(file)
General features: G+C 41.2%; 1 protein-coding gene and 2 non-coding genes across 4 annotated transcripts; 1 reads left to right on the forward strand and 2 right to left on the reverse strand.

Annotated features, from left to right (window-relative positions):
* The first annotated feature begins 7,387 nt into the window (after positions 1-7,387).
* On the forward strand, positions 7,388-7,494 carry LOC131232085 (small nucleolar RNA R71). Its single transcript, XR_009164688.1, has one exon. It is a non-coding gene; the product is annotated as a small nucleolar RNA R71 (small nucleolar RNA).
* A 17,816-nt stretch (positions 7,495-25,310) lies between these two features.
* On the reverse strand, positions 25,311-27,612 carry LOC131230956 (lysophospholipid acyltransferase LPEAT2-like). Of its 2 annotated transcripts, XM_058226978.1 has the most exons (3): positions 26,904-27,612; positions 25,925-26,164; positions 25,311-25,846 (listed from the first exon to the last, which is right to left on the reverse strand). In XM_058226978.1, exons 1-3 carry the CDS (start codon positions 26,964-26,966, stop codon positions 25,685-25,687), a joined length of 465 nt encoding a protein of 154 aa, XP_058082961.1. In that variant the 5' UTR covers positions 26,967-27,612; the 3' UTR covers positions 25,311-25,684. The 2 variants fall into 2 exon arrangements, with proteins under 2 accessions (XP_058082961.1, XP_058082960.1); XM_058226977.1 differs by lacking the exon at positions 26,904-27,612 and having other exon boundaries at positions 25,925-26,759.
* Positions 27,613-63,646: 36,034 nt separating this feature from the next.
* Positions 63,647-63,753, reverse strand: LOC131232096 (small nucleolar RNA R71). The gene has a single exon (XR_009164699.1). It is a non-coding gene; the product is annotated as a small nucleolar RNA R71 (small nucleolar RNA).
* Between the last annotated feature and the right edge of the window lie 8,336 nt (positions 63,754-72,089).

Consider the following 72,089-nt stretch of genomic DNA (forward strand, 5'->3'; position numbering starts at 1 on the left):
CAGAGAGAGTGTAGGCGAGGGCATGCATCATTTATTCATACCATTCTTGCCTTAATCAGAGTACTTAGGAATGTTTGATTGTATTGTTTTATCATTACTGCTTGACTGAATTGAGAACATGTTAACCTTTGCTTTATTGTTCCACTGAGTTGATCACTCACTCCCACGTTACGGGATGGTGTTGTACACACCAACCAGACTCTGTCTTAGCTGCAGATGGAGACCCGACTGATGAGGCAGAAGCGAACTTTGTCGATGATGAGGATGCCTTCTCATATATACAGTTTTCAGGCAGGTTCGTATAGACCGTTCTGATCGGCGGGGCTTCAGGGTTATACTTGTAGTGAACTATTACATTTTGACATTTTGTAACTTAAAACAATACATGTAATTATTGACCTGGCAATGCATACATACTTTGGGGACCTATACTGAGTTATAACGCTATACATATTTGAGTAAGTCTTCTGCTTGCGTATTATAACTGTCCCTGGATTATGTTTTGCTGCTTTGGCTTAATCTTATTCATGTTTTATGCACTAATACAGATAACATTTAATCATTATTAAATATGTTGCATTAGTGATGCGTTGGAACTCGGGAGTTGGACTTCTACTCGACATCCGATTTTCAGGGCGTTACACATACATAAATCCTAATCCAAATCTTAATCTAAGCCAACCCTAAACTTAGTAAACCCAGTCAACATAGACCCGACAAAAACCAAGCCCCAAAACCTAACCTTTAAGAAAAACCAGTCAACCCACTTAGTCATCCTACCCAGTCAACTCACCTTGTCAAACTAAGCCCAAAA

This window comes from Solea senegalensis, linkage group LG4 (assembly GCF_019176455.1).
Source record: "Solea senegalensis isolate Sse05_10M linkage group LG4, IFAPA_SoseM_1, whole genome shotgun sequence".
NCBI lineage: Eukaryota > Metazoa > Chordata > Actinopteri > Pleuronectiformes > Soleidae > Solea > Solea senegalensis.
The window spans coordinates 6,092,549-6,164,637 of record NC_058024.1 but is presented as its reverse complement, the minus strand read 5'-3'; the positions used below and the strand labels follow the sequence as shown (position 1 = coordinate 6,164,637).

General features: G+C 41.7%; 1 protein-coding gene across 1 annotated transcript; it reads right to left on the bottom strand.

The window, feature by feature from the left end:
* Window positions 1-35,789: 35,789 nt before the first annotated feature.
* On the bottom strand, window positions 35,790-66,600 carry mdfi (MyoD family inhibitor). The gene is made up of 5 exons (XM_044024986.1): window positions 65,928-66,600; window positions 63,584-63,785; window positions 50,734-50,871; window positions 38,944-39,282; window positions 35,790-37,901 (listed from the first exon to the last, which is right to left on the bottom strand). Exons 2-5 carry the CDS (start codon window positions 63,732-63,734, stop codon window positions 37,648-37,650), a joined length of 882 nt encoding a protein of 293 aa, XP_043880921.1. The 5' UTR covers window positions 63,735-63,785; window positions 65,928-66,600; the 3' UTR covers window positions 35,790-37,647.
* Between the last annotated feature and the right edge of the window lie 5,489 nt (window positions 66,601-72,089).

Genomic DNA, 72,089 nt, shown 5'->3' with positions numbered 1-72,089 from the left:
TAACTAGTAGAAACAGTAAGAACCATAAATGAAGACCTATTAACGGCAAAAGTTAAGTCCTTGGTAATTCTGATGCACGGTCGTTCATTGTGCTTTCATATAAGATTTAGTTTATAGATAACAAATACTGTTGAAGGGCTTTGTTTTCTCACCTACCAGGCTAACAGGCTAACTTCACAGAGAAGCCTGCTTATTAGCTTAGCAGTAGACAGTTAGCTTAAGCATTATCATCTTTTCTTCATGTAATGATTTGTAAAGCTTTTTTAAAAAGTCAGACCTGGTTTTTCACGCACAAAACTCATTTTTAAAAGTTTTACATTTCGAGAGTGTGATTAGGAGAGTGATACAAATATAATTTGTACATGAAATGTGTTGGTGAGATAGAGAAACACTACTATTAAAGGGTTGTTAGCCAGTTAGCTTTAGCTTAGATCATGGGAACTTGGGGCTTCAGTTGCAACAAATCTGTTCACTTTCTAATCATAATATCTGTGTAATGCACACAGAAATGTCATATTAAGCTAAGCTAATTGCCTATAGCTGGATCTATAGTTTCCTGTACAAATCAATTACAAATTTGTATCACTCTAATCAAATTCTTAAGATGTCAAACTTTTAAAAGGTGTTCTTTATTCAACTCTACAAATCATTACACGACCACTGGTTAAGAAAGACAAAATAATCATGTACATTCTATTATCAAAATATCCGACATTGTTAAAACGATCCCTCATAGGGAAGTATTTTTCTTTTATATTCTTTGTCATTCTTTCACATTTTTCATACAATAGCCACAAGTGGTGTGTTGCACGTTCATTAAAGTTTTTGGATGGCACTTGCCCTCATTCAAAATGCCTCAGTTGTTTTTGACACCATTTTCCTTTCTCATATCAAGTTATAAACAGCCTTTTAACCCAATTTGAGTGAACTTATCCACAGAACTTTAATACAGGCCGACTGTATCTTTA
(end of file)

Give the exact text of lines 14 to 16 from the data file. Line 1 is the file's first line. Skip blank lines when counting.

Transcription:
NCBI lineage: Eukaryota > Metazoa > Chordata > Actinopteri > Pleuronectiformes > Soleidae > Solea > Solea senegalensis.
The window spans coordinates 6,092,549-6,164,637 of record NC_058024.1 but is presented as its reverse complement, the minus strand read 5'-3'; the positions used below and the strand labels follow the sequence as shown (position 1 = coordinate 6,164,637).

General features: G+C 41.7%; 1 protein-coding gene across 1 annotated transcript; it reads right to left on the bottom strand.